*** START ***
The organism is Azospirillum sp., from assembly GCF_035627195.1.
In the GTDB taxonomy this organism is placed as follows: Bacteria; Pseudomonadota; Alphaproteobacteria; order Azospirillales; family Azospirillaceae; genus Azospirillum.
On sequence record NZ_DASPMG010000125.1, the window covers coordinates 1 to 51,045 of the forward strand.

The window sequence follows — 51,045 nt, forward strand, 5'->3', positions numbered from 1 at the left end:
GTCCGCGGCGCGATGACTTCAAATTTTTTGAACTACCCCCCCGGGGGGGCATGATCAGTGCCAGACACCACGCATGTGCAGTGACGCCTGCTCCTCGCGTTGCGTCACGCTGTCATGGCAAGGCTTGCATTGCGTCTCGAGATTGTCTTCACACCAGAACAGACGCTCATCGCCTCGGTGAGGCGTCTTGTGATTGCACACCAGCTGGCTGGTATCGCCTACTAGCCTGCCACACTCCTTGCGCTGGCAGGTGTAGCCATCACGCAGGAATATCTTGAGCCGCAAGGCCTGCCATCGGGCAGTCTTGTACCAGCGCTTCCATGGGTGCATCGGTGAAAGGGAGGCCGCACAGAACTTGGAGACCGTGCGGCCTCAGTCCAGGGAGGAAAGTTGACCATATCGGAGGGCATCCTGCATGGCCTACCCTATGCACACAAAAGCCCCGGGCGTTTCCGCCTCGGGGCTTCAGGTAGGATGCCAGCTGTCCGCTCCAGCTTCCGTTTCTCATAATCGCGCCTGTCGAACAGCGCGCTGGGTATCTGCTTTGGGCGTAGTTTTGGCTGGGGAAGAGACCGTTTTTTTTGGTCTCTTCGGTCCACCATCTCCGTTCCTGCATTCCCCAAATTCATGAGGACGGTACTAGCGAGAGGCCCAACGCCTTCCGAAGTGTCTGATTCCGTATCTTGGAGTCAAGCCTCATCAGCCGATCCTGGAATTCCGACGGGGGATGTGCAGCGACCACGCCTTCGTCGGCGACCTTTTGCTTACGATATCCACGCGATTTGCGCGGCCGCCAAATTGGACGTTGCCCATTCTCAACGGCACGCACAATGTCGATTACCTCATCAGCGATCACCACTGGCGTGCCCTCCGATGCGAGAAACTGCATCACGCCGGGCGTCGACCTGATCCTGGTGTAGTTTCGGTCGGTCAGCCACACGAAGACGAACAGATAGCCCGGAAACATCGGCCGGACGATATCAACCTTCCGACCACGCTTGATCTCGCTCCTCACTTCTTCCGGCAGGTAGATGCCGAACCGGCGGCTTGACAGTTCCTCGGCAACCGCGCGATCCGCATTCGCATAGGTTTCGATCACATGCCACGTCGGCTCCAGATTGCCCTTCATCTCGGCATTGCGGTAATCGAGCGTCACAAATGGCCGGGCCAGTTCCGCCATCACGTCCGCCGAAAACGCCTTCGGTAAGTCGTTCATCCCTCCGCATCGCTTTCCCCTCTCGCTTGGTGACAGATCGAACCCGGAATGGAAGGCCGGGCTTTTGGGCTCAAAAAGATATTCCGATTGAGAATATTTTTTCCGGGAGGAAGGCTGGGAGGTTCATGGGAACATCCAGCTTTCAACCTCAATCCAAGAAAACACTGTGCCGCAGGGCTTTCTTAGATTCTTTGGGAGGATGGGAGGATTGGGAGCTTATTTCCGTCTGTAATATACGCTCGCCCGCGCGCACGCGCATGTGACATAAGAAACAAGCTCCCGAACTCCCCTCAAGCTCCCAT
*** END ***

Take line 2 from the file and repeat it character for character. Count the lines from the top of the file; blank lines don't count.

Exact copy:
In the GTDB taxonomy this organism is placed as follows: Bacteria; Pseudomonadota; Alphaproteobacteria; order Azospirillales; family Azospirillaceae; genus Azospirillum.